Windfarm foes deny climate change

10:43, Jan 29 2009

Wind farms have no environmental benefits because carbon emissions are actually a good thing, a climate expert said in the Project Hayes hearing.

Dr Chris de Freitas, of Auckland University, appeared in the Queenstown Environment Court yesterday to give evidence for Roch Sullivan, who is opposing Meridian Energy's Project Hayes wind farm in Central Otago.

The climate change sceptic said building wind farms would be of "no consequence" as carbon emissions had very little effect on the climate.

"If carbon dioxide is a feature causing climate change it is smaller than the natural variables," he said.

"Moderate warming is hugely beneficial especially for a place like New Zealand that is agriculturally based."

Climate variations in New Zealand have not coincided with carbon emissions rises and temperatures would only increase by one degree celsius in the next century, contrary to "climate alarmist" views, he said.

Advertisement

Dr de Freitas has previously argued against wind energy and urged the New Zealand Government to consider "clean coal".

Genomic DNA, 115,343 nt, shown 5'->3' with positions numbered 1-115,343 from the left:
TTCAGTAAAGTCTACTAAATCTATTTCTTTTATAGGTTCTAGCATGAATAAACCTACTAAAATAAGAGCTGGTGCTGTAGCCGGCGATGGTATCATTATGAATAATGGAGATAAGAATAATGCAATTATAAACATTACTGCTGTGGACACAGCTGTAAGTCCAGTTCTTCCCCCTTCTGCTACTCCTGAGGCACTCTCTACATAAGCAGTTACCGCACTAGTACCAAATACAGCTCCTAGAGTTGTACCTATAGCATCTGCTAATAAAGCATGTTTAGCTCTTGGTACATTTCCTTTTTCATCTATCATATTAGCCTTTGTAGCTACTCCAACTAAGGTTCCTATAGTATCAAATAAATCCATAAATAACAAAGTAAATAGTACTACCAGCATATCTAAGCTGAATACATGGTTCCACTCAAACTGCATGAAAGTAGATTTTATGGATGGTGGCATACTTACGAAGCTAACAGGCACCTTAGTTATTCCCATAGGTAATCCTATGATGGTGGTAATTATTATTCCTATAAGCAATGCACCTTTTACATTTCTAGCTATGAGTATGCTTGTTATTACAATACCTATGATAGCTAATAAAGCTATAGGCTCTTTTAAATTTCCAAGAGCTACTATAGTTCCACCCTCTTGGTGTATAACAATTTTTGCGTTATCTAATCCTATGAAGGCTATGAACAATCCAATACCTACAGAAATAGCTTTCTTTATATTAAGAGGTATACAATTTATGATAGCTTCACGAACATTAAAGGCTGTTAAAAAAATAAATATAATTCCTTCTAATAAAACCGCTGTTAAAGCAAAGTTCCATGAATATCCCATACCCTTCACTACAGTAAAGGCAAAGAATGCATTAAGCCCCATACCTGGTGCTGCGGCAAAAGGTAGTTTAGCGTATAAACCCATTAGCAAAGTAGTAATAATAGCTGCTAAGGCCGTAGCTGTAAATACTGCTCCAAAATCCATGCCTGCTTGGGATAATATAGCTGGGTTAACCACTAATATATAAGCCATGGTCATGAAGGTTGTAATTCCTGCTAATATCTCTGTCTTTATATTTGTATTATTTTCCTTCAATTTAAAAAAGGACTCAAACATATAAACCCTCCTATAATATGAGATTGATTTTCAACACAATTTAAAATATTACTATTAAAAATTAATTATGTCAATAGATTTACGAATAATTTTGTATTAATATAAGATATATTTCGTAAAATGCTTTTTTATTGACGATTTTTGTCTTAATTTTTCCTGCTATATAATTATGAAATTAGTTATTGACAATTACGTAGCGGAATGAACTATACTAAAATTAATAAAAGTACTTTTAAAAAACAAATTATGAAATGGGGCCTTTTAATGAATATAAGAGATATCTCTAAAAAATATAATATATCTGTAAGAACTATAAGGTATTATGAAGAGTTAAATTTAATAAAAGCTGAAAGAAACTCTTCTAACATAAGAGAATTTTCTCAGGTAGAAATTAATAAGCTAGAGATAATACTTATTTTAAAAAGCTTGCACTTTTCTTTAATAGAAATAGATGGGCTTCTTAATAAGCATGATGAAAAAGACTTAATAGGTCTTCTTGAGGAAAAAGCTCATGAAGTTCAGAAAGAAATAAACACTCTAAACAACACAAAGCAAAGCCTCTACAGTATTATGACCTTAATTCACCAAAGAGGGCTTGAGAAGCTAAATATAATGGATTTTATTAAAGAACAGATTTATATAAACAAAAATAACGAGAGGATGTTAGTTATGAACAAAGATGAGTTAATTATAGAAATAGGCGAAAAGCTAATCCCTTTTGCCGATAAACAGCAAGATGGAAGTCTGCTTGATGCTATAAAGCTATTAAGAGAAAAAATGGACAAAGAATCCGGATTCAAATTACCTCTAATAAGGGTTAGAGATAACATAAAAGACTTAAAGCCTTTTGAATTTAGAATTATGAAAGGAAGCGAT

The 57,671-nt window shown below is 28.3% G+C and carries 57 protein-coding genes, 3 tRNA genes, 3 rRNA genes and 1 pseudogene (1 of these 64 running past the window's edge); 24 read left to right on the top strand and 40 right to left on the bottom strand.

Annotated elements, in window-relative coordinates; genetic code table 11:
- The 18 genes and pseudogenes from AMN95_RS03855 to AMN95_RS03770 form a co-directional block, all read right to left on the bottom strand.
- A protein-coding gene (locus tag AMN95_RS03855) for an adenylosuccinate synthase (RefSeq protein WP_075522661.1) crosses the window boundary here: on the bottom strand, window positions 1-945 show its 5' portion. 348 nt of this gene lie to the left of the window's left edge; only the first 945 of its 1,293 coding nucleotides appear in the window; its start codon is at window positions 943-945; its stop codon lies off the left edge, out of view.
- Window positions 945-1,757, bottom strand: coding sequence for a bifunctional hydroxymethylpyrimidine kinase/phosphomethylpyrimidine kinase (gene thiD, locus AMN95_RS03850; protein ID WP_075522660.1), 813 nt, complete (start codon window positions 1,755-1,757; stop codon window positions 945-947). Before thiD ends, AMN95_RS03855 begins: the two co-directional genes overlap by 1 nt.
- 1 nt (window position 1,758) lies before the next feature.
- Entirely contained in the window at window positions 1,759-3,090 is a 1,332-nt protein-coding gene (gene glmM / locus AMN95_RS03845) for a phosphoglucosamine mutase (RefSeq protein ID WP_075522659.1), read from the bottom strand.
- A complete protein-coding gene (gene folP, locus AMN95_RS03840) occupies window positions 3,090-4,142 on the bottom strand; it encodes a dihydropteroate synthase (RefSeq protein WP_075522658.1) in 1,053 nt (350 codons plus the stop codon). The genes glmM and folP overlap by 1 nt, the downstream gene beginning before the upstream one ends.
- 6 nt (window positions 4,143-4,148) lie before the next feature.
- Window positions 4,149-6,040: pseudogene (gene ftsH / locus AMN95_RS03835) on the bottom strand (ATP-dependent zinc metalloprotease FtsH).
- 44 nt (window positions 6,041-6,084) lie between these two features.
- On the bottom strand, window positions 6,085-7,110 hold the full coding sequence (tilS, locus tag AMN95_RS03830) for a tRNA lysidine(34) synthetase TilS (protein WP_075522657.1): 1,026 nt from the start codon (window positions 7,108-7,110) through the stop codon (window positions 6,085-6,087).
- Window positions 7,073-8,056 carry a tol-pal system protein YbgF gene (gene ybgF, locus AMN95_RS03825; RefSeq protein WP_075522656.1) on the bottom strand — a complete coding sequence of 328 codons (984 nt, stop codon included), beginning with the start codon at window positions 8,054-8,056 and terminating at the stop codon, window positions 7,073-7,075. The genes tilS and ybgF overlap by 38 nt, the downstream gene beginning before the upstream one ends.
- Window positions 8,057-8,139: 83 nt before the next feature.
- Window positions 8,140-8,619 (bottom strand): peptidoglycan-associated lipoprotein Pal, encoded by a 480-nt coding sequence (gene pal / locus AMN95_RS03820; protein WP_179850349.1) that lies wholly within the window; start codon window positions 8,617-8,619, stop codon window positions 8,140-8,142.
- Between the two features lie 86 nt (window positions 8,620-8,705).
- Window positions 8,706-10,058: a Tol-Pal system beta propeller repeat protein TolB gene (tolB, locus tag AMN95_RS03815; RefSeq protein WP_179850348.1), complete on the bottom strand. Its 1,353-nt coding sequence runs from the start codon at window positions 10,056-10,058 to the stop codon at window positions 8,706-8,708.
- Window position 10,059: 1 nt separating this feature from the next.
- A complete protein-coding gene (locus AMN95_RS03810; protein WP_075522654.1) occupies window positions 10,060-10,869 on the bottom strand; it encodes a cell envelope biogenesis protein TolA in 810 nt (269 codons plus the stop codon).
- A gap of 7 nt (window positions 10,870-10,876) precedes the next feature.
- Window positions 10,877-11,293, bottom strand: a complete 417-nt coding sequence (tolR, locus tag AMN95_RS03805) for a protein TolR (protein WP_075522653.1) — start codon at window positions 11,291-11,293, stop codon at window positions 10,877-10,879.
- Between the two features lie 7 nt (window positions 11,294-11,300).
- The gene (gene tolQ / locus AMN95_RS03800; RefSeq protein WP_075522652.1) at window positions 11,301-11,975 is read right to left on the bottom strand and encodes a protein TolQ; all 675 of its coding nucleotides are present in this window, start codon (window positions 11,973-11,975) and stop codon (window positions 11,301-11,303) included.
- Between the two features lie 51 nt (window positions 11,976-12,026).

Meridian had argued that Project Hayes is part of a new renewable power supply and meeting New Zealand's obligation to cut carbon emissions under the Kyoto Protocol.

Dr de Freitas dismissed the Kyoto protocol as a political rather than scientific agreement.

He also said climate change evidence previously presented by a Meridian expert "appealed to authority rather than gave evidence".

Dr de Freitas' method faced intense scrutiny by Meridian lawyer Hugh Rennie, QC, who questioned his scientific assumptions.

Mr Rennie asked why he had used NIWA data from 2004, when it had since altered the presentation of data in a way to reflect the impact of climate change more prominently.

Dr de Freitas dismissed the changes as "jiggery-pokery", without explanation.

He also accused Mr Rennie of playing "legal gymnastics" to trick him into a position he did not wish to take. The hearing continues today.

 

 

The Southland Times